Operating systems and runtime environments typically provide some form of isolation between applications. For example, Windows uses processes to isolate applications. This isolation is necessary to ensure that code running in one application cannot adversely affect other, unrelated applications.
Application domains provide an isolation boundary for security, reliability, and versioning, and for unloading assemblies. Application domains are typically created by runtime hosts, which are responsible for bootstrapping the common language runtime before an application is run.
This section explains how to use application domains to provide isolation between assemblies.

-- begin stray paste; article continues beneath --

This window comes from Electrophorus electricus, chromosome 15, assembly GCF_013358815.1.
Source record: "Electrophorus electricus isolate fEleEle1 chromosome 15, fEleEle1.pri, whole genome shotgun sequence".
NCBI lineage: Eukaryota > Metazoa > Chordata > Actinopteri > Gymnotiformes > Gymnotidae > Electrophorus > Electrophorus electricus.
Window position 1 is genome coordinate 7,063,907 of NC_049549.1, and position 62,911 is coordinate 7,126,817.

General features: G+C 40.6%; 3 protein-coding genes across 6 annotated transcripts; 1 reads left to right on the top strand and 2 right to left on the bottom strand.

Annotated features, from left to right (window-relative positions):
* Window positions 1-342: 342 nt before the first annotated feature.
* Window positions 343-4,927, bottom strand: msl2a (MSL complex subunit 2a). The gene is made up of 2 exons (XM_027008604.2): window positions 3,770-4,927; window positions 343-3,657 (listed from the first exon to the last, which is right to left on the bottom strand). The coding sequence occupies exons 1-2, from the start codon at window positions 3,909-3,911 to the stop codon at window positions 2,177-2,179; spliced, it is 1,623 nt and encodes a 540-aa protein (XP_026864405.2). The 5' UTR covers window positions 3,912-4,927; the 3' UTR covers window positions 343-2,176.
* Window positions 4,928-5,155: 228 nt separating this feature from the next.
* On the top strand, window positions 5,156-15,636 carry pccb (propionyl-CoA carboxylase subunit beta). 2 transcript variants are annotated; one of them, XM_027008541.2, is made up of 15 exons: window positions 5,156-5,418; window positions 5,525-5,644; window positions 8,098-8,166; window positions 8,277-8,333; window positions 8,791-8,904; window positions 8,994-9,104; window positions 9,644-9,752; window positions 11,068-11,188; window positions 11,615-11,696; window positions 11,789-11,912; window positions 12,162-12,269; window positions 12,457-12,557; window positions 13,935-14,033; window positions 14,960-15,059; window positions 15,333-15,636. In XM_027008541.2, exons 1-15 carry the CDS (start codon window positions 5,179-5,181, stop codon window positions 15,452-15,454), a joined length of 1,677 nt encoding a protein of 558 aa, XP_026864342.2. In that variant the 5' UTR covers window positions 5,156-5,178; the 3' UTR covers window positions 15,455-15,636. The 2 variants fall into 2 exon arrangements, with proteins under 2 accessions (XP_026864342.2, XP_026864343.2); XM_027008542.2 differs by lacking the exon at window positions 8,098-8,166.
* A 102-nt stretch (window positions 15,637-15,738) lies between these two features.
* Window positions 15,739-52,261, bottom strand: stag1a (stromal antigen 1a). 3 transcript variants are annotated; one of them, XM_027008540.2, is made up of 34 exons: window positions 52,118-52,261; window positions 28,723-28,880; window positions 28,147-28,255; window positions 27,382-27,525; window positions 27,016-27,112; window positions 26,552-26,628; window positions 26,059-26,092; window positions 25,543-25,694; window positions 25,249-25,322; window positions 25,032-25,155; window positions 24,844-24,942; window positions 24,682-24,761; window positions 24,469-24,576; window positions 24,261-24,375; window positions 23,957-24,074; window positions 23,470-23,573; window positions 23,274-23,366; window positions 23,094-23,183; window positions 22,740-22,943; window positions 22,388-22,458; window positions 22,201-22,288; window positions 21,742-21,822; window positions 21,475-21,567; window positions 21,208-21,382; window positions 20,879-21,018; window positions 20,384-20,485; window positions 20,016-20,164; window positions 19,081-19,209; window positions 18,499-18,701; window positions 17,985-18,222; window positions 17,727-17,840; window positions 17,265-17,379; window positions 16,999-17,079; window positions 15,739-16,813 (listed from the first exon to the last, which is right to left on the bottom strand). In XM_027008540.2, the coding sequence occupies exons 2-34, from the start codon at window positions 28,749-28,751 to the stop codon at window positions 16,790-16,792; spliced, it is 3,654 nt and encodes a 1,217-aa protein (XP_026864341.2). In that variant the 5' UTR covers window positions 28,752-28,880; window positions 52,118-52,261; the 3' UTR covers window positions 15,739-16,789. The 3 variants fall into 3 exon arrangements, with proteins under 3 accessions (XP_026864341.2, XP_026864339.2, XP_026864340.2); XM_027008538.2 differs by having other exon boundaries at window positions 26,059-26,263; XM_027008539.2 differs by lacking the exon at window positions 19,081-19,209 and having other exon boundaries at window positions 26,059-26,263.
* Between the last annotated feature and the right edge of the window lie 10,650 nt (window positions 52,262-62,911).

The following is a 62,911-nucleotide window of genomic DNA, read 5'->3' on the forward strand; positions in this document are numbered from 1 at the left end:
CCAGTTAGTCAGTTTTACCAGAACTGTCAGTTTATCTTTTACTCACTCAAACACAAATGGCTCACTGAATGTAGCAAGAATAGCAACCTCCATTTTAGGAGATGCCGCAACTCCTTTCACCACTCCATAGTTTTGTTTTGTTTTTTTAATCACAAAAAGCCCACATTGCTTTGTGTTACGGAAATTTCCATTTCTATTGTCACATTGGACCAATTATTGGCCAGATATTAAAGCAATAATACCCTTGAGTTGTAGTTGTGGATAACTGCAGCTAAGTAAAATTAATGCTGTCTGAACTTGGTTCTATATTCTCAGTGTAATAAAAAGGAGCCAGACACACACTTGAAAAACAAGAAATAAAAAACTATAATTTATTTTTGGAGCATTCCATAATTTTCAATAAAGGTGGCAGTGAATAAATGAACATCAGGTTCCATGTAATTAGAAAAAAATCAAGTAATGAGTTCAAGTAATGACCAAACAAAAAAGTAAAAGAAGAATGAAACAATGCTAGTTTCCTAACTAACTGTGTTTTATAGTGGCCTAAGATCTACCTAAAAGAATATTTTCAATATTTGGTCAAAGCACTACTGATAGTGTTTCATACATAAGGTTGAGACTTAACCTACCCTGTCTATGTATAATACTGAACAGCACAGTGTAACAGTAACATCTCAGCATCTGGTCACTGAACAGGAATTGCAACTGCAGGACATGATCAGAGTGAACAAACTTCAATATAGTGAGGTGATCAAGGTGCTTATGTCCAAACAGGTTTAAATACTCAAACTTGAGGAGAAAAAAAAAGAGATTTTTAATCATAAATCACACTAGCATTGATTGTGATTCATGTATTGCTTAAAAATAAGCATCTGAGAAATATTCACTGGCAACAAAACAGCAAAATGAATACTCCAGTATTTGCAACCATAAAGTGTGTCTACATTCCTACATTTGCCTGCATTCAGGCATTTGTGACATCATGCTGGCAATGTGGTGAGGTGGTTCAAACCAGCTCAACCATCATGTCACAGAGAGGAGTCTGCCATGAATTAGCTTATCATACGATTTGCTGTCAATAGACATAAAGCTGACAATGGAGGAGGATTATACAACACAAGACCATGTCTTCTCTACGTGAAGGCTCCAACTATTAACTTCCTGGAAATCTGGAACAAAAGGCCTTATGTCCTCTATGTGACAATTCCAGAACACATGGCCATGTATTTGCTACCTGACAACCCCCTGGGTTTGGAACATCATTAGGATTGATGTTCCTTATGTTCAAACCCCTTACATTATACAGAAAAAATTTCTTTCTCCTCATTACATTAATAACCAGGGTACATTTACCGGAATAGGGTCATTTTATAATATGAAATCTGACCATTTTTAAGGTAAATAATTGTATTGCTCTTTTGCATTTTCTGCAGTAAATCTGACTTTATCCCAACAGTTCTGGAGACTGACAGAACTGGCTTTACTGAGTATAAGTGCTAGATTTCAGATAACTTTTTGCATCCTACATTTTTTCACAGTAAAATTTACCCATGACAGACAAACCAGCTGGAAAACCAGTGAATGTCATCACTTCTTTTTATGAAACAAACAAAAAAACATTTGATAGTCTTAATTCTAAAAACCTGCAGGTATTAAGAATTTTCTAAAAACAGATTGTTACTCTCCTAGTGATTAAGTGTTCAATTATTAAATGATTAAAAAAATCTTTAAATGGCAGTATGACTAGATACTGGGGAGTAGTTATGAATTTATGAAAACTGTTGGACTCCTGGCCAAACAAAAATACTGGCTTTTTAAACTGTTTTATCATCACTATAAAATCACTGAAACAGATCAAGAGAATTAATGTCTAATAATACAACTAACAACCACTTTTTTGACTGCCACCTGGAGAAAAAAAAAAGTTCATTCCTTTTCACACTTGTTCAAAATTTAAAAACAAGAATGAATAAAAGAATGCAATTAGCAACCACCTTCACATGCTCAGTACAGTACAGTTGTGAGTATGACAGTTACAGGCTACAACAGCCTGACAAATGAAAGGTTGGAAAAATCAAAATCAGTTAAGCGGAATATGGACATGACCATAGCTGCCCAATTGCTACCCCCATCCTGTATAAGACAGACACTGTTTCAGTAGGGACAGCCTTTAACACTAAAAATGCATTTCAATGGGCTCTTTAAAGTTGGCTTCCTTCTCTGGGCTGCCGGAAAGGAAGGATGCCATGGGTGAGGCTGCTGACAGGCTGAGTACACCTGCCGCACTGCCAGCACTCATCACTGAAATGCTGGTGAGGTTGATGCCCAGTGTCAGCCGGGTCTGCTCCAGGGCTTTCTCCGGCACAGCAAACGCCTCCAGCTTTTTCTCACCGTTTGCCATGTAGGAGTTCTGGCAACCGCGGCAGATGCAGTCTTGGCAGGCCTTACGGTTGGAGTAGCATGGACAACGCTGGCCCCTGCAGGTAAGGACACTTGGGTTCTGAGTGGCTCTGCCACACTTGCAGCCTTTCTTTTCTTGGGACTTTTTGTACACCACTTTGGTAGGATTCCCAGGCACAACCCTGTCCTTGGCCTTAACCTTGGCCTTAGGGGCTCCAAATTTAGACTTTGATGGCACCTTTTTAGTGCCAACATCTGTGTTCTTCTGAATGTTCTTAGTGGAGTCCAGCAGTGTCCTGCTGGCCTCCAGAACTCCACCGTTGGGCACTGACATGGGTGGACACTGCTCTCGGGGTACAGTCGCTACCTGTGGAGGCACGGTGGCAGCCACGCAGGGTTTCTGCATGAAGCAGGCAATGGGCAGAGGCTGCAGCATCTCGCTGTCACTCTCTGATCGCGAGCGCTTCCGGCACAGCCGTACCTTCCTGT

In This Section
Application Domains Overview
Provides an overview of application domains.
Application Domains and Assemblies
Describes the relationship between application domains and assemblies.
Application Domains and Threads
Describes the relationship between application domains and operating system threads.
Programming with Application Domains
Describes how to program with application domains.
Hosting the Common Language Runtime
Describes how to create and configure application domains.
Describes how to use a runtime host.